In this Book

summary
Nineteenth-century Mormonism was a frontier religion with roots so entangled with the American experience as to be seen by some scholars as the most American of religions and by others as a direct critique of that experience. Yet it also was a missionary religion that through proselytizing quickly gained an international, if initially mostly Northern European, makeup. This mix brought it a roster of interesting characters: frontiersmen and hardscrabble farmers; preachers and theologians; dreamers and idealists; craftsmen and social engineers. Althoughthe Mormon elite soon took on, as elites do, a rather fixed, dynastic character, the social origins of its first-generation members were quite diverse. The Mormon Church at its beginning provided a good study in upward mobility. George D. Watt, for instance, was a self-educated convert with both unusual, for the time and place of frontier Utah, clerical skills and ambitions to improve his status. A man with intellectual pretensions, he had little formal training but a strong will, avid curiosity, and appetite for knowledge. Those traits made up for what he lacked in schooling and drew him into what served as intellectual circles among the Mormon elite and, later, on the church’s disenchanted fringe. They also made him for a time essential to Brigham Young as a clerk and reporter but sent him into religious and social exile, due to a contest of wills with his employer that Watt had no chance of winning,. 
Reputed to have been the first of the many English converts to the LDS church, Watt’s repeatedly demonstrated ability to learn quickly made him an early master of Pitman shorthand, just then coming into use. Employing this skill, he made two important contributions to Mormon literature: First, he more than anyone created, based on that shorthand, the Deseret Alphabet, which now is a curiosity but then was an innovation that, intended to create a unique Mormon orthography and pedagogy, stands well for the broad attempt to build in Utah the wholly self-sufficient culture of the Kingdom of God. Second, his efficient note taking allowed him to take down the sermons of Young and other church leaders and publish them in the Journal of Discourses, an indispensible historical record. In addition Watt learned, thought, and wrote about a variety of subjects, from horticulture to spiritualism, which helped define him as a resident Utah intellectual. He eventually left the Mormon Church, but the records of his domestic life before and after that decision provide a rich portrait of the working of polygamous households, particularly complicated ones in his case. Despite his accomplishments, because of his potential, George Watt’s story is at heart a tragedy. His breach with Young resulted in social isolation, poverty, and rejection by friends and associates. He never, though, lost his sense of independence or his avid mind. Whether facing an economic affront or pressing, in writing, his own conclusions about life and God, he engaged the challenge where he found it.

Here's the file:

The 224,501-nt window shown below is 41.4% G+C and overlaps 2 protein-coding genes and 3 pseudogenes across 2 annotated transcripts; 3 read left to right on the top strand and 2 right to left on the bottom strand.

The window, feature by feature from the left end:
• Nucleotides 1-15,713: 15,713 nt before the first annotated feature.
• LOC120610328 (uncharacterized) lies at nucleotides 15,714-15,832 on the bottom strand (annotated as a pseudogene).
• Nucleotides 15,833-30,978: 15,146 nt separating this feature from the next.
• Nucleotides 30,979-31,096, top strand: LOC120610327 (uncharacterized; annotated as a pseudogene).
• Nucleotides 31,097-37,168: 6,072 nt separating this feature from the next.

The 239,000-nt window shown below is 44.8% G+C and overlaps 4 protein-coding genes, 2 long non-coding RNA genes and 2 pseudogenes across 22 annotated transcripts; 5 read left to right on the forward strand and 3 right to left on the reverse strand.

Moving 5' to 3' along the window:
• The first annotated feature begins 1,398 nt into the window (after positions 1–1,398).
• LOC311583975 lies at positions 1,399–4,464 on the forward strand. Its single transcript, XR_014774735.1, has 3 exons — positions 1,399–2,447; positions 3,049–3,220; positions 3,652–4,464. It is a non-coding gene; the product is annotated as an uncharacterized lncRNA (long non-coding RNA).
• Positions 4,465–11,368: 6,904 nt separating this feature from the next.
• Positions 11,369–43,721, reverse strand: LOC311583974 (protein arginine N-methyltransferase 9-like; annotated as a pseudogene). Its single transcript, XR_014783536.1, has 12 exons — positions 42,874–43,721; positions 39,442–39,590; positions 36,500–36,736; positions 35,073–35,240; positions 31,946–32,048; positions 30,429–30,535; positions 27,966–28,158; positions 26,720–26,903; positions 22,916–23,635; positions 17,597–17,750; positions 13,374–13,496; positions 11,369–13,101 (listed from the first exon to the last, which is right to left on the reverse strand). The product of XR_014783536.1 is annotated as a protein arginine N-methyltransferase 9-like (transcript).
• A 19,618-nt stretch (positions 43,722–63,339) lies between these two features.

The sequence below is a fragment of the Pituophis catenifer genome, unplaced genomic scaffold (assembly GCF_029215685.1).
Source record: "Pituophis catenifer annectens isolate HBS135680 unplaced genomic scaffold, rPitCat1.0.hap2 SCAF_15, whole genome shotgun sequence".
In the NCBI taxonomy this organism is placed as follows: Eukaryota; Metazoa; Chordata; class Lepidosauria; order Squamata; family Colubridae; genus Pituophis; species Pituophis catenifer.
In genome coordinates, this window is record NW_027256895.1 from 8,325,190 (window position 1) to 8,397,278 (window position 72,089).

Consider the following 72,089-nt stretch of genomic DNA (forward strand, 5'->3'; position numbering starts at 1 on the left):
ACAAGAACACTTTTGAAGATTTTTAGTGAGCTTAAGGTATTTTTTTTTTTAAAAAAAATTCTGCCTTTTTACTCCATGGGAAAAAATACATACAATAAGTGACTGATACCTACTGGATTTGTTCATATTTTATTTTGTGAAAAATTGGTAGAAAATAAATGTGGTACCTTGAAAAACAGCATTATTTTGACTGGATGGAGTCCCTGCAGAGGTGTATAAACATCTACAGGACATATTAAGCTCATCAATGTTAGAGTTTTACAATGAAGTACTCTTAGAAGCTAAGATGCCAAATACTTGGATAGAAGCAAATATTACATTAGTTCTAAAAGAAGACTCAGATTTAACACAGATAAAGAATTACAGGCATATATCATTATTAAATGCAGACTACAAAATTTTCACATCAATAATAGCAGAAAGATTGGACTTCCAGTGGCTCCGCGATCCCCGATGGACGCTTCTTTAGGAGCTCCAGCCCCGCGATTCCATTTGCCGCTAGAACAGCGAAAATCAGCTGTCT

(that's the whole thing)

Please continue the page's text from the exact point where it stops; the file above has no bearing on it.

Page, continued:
Table of Contents

  1. Cover
  2. open access Download |
  1. Frontmatter
  2. open access Download |
  1. Contents
  2. p. v
  3. open access Download |
  1. Illustrations
  2. p. vi
  3. open access Download |
  1. Preface
  2. pp. vii-ix
  3. open access Download |
  1. Introduction: “On the Lord’s Business”
  2. pp. 1-8
  3. open access Download |
  1. 1. Early Life in Britain
  2. pp. 9-33
  3. open access Download |
  1. 2. Journey to America and Nauvoo
  2. pp. 34-57
  3. open access Download |
  1. 3. Mission to Britain
  2. pp. 58-81
  3. open access Download |
  1. 4. Across the Wide Atlantic and on to Zion
  2. pp. 82-107
  3. open access Download |
  1. 5. Life and Times in Utah: Politics in the Territory
  2. pp. 108-124
  3. open access Download |
  1. 6. Reporter for Zion
  2. pp. 125-140
  3. open access Download |
  1. 7. Deseret Alphabet
  2. pp. 141-159
  3. open access Download |
  1. 8. Family and Life in Salt Lake City
  2. pp. 160-187
  3. open access Download |
  1. 9. A Man for All Seasons: Intellectual Activities
  2. pp. 188-209
  3. open access Download |
  1. 10. Sermons of Obedience: Traveling with Brigham Young and to Britain
  2. pp. 210-224
  3. open access Download |
  1. 11. Life-Changing Events: Leaving the Office, Businessman
  2. pp. 225-246
  3. open access Download |
  1. 12. Spiritual Wanderings: Apostasy and Spiritualism
  2. pp. 247-262
  3. open access Download |
  1. 13. Family and Farm Life in Davis County
  2. pp. 263-284
  3. open access Download |
  1. Index
  2. pp. 285-293
  3. open access Download |

Additional Information

ISBN
9780874217582
Related ISBN
9780874217568
MARC Record
OCLC
609710726
Pages
294
Launched on MUSE
2012-01-01
Language
English
Open Access
Yes
Back To Top

This website uses cookies to ensure you get the best experience on our website. Without cookies your experience may not be seamless.